Food, diet and prostate cancer

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Published: 4 Aug 2016
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Prof Richard Mithen – Institute of Food Research, Norwich, UK

Prof Mithen speaks with ecancertv at the 2016 BACR and ECMC Joint Meeting about how high intake of cruciferous vegetables can slow the progression of prostate cancer.

By observing the progression of prostate cancer in men consuming no vegetable blend, or one of three different soups, he hopes to determine what active molecules or pathways offer chemoprevention.

Prof Mithen also summarises his background and the research that led him his current work.


BACR & ECMC: Therapeutic interventions for cancer prevention

Food, diet and prostate cancer

Prof Richard Mithen – Institute of Food Research, Norwich, UK

I’m talking about our work which has been looking at how we can prevent the progression of prostate cancer through dietary intervention and specifically with a food product derived from a broccoli based product. We’ve been working on this actually for about thirty years, I suppose; there’s lots of observational epidemiological evidence that people who eat high amounts of brassica vegetables, things like broccoli, cabbage, kale in their diet, have a lower incidence of cancer but there’s very little experimental evidence, at least in humans, there’s lots of evidence for mice and rat studies. So we’re doing a study based in Norfolk in which we have men who have a current diagnosis of prostate cancer, localised prostate cancer, and these men choose not to have surgery, they remain on a programme called active surveillance and they are very happy to take part in a dietary intervention. The experiment is mainly that they have one portion of a broccoli based soup per week for twelve months and we have three different types of broccoli which have different levels of specific compounds in and at the end of twelve months we hope to find out if one of these types of broccoli are better than another. We do this by taking biopsies, and this is normal clinical care that men are under, we take biopsies before the intervention and measure how much cancer they have in their prostate gland and at the end of twelve months we do it again and we can see whether the cancer has progressed or got less or stayed the same.

We’re also measuring different changes in the metabolism and the gene expression in the prostate tissue. From that experiment we hope, if our results are positive and we’ll know what the results will be in about… towards the end of 2017, to then to do a much larger study which will involve maybe a thousand or two thousand men. But that’s to come, we have to get the results of our current study first.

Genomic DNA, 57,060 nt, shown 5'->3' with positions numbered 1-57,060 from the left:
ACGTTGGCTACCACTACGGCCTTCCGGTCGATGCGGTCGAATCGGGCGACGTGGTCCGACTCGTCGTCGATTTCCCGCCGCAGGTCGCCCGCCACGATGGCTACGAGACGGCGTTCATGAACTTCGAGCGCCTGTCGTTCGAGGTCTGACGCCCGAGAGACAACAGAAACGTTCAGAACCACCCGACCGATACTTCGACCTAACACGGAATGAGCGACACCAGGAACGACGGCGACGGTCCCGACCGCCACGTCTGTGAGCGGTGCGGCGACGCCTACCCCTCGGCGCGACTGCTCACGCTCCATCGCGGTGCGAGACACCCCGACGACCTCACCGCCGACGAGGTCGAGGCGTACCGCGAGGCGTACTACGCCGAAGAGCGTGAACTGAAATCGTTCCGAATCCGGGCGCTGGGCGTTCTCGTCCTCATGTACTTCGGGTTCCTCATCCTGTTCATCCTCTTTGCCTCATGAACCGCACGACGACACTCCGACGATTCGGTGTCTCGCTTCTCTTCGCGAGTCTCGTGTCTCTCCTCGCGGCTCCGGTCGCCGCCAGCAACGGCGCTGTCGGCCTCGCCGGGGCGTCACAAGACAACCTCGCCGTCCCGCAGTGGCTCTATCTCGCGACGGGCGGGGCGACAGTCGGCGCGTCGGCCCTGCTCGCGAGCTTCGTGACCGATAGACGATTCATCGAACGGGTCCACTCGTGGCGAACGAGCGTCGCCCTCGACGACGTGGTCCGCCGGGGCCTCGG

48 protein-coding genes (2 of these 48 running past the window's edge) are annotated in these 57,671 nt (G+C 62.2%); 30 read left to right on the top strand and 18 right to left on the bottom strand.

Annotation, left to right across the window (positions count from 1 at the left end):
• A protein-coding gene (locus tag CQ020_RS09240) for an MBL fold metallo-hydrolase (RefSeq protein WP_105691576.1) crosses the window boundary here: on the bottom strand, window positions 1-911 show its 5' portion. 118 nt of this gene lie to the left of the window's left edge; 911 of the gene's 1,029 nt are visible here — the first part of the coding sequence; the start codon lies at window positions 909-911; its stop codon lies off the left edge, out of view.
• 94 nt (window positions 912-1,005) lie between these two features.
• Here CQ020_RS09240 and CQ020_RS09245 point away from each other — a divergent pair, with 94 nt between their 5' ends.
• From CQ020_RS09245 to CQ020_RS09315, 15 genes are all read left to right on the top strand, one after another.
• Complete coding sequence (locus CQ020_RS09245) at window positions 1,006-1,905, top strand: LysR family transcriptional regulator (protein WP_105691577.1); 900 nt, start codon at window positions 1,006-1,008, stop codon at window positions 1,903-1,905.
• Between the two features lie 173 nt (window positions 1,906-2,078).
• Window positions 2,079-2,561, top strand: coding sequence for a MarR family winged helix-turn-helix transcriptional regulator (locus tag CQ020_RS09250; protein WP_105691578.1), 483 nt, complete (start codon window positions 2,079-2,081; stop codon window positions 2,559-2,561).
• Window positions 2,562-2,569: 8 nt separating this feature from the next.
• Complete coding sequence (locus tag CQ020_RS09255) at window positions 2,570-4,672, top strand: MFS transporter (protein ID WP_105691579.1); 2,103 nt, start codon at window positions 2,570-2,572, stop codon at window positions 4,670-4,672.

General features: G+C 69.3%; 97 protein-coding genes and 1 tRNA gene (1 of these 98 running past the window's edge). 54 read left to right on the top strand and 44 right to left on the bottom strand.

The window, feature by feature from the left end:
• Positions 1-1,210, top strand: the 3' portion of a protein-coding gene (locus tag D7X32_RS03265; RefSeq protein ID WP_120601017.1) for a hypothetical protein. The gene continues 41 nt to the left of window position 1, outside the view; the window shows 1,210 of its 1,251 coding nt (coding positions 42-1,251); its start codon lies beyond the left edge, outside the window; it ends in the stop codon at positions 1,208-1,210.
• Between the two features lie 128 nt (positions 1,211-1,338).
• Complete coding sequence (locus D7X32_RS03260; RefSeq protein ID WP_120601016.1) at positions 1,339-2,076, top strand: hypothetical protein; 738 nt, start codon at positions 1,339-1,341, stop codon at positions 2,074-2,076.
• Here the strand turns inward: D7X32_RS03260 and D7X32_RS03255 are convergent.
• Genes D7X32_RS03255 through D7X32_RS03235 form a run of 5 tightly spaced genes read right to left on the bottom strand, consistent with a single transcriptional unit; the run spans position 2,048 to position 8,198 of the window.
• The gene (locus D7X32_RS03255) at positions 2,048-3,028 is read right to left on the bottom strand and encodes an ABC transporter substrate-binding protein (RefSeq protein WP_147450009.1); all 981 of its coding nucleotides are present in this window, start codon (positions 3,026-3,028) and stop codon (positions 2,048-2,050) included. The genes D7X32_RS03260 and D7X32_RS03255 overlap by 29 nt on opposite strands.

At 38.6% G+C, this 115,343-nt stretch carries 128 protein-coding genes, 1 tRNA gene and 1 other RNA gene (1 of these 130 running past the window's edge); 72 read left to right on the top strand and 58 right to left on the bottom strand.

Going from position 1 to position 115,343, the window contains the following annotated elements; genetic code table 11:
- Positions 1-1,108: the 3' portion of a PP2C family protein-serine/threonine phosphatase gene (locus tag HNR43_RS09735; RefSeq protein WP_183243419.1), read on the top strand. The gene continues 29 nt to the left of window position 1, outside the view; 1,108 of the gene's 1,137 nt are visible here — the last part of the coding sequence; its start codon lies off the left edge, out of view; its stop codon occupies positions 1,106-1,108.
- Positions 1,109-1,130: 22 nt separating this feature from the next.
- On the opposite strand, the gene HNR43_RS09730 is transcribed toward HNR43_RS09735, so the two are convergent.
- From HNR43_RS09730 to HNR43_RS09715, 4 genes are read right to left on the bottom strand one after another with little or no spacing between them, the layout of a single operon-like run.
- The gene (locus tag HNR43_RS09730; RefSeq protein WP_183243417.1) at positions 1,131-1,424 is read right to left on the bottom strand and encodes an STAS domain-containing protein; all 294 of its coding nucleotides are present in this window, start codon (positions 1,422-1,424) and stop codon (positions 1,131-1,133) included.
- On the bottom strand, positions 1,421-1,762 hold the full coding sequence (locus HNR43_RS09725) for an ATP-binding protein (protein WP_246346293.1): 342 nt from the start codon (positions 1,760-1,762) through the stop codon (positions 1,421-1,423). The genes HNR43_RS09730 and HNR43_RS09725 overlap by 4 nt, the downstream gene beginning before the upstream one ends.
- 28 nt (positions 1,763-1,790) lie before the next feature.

Are there any indications of what the results might be?

Not really. The study is blinded in that we have men on three different diets, three different types of broccoli and I don’t know what type of diet they’re on and they don’t know what type of diet. However, we did get ethical permission to see if there are some changes from a very early group, so the first fifteen volunteers and we’re able to analyse their tissue just so we know things are happening. So we have been able to detect changes which are due to the dietary intervention. And certainly some men we see more changes than others but at the moment I can’t say which are the diets that might be related to.

What led you to conduct this study?

My background is actually as a plant scientist and I started my career working on plant genetics. I worked quite a lot on brassica crops which is why I got involved in broccoli and then part of that was actually looking at their chemistry – why they accumulated these particular compounds, particularly in terms of how they defended themselves against pests and diseases. I spent some time collecting wild brassicas from particularly around the Mediterranean and we collected some particularly interesting ones from Sicily. I began using those in a breeding programme with broccoli and I think the collecting was in 1983 and my main breeding work was in the early ‘90s. Then it was in the early ‘90s that the first information became available that there seemed to be an association between reduction risk of cancer and people who had high amount of these particular vegetables. So my interest began to look at the link between plant chemistry and human health. I suppose over the next twenty years my research group has moved from doing plant genetics, which we don’t do any of anymore, into doing human genetics and human nutrition and cancer biology. So it’s been a bit of a journey. However, whether you’re dealing with human cancer biology or plants, at the basis of it is all genomics. And so whether we’re dealing with plant DNA or human DNA it’s actually much the same.

Have there been any other specific areas that have been of interest to you here at the BACR?

Plenty, I mean the conference has been excellent. It is still amazing to me that with our aging population, the challenges within the NHS and also our advances in the diagnosis and detection of cancer, we don’t have more investment in cancer prevention and stopping early cancers from progressing. So this is a really interesting conference, it’s bringing together people from all sorts of different disciplines. The work on aspirin, metformin, very interesting. So it’s a great conference, the organisers have done a great job but again I would like to see government and other charities putting more money into stopping cancer progressing at the early stages rather than just trying to deal with late stage disease.